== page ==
The European Implementation Network (EIN) convened a quarterly civil society briefing to Permanent Representations of the Council of Europe on 10 September 2018. UHHRU’s expert Olena Protsenko was presenting there a Gongadze case. This case concerns the killing of Georgyi Gongadze, a journalist, in the year of 2000, and lack of effective investigation.
This briefing, which was the third in 2018, focused on analyses by civil society representatives to support the implementation of cases of the European Court of Human Rights (ECtHR) scheduled for review from 18-20 September 2018 at the 1324th Human Rights Meeting of the Committee of Ministers’ Deputies. The Committee is responsible for supervising the judgment execution process.
Representatives of 24 Permanent Representations to the Council of Europe attended the briefing at the Palais de l’Europe.
The following ECtHR judgments were presented and discussed: P. and S. v Poland, Gongadze v Ukraine, Nisiotis Group v Greece and Manushaqe Puto and Others and Driza Group v Albania.
A summary of points in the form of main recommendations made by each of the presenters in support of the implementation of the respective cases can be found here.
Gongadze v Ukraine (Application No 34056/02)
In her briefing, Ms Olena Protsenko, Lawyer at the Centre for Strategic Litigation of the Ukrainian Helsinki Human Rights Union, stated that, with regard to general measures, positive achievements had been reached through the introduction of four new corpus delicti into the Criminal Code of Ukraine. She underlined though that this legislation would only concern – and thus protect – journalists belonging to a certain mass media or a journalist association, and therefore not bloggers or non-professional reporters. In addition, the Ukrainian legislation only applies in cases where criminal proceedings are already open, and does not operate on a rapid response basis to ensure active protection of journalists. With regard to investigation, Ms Protsenko highlighted the lack of effective investigations, and the victims’ inability to access the criminal files during the pre-trial investigation.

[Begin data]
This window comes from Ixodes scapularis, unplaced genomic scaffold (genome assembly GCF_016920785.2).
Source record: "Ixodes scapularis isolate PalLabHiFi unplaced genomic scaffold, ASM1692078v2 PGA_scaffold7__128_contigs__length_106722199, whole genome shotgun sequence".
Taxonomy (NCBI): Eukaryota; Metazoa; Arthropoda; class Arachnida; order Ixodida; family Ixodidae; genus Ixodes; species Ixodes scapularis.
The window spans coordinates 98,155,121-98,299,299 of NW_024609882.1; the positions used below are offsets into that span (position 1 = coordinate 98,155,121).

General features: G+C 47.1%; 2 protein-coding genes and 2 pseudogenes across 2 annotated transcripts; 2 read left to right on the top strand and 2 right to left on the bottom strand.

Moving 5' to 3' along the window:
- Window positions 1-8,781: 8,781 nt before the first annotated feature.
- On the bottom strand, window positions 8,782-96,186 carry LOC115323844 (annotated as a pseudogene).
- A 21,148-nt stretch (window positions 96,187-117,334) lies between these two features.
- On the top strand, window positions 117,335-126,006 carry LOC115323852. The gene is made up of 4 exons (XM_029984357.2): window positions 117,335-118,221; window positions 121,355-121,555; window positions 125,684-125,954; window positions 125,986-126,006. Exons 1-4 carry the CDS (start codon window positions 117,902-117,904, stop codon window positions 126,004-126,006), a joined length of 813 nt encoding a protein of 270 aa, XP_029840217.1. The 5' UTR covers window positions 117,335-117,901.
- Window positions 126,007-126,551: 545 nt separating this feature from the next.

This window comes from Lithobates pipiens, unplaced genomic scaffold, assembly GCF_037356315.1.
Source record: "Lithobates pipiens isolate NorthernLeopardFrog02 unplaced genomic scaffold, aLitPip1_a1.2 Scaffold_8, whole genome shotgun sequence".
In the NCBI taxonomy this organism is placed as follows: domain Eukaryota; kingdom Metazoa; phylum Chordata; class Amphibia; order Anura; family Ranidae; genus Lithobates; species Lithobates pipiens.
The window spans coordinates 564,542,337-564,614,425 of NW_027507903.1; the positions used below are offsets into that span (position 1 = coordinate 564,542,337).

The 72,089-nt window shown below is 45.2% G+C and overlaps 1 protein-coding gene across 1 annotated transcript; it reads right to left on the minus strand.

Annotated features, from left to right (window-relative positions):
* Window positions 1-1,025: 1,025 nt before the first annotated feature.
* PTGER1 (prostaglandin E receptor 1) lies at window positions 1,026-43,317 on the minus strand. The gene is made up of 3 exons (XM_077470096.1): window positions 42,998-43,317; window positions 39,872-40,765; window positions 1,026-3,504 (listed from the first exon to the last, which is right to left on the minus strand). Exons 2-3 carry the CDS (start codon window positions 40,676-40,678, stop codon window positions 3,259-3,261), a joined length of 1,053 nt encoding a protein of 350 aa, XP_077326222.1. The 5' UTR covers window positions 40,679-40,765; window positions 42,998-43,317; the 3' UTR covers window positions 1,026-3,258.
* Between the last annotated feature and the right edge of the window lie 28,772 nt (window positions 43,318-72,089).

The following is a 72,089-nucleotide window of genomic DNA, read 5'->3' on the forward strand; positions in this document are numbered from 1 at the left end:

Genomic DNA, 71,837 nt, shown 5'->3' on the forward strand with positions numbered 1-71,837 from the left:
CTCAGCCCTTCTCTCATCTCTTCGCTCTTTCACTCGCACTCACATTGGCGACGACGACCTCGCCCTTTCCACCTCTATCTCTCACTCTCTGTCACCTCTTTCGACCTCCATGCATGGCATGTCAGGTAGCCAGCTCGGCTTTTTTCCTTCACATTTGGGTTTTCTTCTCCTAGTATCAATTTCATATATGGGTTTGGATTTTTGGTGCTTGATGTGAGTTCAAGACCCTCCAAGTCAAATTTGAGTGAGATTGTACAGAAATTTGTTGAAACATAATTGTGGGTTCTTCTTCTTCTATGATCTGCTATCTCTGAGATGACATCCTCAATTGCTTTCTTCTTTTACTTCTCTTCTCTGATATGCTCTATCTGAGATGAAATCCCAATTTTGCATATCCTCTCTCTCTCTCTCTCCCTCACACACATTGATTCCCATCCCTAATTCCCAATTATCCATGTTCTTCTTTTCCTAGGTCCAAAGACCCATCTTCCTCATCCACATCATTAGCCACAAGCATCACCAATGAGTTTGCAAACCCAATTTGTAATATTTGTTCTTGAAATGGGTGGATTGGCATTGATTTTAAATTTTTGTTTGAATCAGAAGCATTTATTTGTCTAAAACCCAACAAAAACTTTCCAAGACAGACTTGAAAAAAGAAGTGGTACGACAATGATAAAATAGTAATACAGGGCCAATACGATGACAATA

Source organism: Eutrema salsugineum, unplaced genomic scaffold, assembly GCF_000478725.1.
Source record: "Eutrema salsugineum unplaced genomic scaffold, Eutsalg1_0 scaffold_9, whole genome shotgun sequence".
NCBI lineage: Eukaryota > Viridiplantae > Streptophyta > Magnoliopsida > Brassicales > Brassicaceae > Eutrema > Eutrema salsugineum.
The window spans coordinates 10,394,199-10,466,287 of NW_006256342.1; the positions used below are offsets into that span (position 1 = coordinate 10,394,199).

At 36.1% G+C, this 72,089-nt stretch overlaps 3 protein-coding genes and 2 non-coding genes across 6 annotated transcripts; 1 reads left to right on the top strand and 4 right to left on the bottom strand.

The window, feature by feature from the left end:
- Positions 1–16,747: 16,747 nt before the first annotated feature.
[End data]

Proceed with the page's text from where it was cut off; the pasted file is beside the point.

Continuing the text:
Ms Protsenko put forth several recommendations to support implementation of this case, starting first and foremost with the need to adopt a broad notion of media which encompasses all media actors, and to create emergency protection remedies for journalists at risk and their families. She also called for the creation of special investigative units with specialised expertise and methods of investigation for police officers investigating crimes against journalists.
The memo from Ms Protsenko can be found here. The very recent Rule 9.2 submission from the Ukrainian Helsinki Human Rights Union on this case can be found here. The June 2018 Action Plan from the national authorities is here.